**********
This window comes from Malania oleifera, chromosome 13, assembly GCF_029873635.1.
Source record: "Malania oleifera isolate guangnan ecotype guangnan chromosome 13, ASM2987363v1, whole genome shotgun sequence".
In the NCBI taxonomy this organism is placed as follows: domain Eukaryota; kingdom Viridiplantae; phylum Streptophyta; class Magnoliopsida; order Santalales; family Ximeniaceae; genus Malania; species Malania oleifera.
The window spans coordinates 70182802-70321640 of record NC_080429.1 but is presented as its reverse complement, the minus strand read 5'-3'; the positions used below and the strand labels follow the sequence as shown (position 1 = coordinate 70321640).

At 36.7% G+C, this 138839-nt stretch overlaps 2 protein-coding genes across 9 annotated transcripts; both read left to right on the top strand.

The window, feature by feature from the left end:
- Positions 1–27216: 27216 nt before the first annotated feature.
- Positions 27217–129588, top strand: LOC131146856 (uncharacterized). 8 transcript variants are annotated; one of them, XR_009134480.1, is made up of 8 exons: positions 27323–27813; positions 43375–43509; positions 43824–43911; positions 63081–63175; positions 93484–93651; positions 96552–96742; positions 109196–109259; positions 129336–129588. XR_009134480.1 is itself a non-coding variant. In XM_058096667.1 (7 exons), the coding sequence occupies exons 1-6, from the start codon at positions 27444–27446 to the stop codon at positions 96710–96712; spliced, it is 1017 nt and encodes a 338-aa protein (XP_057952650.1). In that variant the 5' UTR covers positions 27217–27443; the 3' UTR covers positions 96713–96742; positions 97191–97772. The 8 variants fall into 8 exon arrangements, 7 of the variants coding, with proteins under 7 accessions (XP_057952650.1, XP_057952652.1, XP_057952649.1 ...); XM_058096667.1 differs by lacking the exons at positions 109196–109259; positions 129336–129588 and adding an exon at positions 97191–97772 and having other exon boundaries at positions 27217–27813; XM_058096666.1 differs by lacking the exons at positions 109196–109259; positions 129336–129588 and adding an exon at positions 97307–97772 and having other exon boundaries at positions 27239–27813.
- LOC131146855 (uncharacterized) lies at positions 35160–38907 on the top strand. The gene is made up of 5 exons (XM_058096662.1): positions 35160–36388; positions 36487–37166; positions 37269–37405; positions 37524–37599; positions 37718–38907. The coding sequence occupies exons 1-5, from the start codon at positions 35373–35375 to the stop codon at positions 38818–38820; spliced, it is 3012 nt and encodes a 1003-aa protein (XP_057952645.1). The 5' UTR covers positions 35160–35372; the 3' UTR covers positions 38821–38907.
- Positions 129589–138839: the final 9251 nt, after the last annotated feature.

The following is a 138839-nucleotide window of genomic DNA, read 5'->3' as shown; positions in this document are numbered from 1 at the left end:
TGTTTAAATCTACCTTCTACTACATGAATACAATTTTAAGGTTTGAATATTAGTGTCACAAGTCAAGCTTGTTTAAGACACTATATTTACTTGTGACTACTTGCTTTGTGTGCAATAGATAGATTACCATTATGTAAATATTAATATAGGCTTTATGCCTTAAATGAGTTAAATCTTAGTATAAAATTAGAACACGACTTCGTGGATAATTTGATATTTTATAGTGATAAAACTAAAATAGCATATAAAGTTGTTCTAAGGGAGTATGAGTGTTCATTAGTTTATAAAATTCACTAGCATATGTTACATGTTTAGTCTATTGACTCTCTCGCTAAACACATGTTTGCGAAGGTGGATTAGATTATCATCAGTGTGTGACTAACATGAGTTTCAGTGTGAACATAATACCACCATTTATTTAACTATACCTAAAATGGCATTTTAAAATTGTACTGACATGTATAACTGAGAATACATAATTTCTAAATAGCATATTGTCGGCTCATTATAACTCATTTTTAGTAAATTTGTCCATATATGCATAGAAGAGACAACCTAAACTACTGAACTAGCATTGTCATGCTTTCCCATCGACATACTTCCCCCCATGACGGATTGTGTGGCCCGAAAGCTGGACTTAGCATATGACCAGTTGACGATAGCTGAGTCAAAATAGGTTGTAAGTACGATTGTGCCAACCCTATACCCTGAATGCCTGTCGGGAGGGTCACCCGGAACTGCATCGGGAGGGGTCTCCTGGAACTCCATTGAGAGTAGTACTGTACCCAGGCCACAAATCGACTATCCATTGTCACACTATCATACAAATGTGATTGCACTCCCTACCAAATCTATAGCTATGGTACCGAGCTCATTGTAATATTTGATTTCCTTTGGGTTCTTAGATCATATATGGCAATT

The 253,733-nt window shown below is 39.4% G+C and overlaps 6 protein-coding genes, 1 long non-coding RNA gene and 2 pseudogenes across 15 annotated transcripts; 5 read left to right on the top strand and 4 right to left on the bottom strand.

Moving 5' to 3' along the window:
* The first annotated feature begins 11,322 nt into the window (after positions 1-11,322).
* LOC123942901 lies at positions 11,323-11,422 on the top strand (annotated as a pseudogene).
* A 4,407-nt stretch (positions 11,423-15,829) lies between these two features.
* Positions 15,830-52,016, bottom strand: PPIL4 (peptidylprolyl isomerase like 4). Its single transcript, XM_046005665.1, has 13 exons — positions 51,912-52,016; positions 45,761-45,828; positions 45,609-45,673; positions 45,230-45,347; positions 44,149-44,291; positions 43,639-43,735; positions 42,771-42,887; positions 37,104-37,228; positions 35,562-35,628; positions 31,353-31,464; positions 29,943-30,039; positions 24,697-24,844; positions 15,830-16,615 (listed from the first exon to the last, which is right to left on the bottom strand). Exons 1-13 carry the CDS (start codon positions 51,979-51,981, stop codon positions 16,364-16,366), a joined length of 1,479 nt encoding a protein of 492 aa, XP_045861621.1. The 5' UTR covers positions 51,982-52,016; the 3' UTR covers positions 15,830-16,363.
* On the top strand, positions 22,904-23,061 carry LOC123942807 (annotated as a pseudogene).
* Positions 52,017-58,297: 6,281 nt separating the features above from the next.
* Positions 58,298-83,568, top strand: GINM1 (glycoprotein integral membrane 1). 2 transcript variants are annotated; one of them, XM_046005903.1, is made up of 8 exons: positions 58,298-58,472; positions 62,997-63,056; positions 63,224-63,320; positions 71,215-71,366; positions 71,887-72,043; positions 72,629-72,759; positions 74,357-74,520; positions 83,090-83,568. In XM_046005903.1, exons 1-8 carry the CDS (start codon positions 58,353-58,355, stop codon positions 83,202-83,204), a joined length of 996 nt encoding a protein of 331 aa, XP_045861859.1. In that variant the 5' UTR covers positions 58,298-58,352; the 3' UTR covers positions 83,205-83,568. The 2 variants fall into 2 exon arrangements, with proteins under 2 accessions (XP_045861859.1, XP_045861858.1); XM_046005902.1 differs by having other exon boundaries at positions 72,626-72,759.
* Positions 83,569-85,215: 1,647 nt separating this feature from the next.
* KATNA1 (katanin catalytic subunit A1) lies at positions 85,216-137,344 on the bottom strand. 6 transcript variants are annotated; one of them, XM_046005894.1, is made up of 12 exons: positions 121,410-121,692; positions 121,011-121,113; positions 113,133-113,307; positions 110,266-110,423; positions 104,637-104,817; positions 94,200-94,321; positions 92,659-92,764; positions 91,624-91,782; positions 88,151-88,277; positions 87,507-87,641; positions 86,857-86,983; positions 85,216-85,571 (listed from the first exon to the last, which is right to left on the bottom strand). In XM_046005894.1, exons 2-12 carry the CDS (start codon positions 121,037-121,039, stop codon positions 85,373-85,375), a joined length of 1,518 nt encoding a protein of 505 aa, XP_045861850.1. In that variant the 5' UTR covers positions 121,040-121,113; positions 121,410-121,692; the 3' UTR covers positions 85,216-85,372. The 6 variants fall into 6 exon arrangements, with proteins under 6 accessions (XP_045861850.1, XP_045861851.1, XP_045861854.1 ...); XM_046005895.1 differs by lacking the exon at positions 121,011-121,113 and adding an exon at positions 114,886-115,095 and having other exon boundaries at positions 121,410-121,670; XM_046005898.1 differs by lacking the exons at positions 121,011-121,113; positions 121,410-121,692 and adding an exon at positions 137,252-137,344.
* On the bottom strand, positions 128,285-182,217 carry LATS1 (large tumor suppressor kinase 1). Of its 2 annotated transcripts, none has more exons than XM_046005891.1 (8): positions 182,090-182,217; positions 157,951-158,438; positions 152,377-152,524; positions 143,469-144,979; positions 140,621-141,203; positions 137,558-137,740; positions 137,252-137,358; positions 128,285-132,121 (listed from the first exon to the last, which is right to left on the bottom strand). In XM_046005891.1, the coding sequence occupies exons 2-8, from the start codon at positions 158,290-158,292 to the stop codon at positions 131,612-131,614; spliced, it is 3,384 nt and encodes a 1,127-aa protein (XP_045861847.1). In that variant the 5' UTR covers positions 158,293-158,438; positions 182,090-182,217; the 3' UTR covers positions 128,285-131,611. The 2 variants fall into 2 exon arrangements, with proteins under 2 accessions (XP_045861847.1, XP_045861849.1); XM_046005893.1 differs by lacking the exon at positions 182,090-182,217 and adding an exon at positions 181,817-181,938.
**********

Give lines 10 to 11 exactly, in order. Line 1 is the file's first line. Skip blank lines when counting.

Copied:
- Positions 129589–138839: the final 9251 nt, after the last annotated feature.

The following is a 138839-nucleotide window of genomic DNA, read 5'->3' as shown; positions in this document are numbered from 1 at the left end: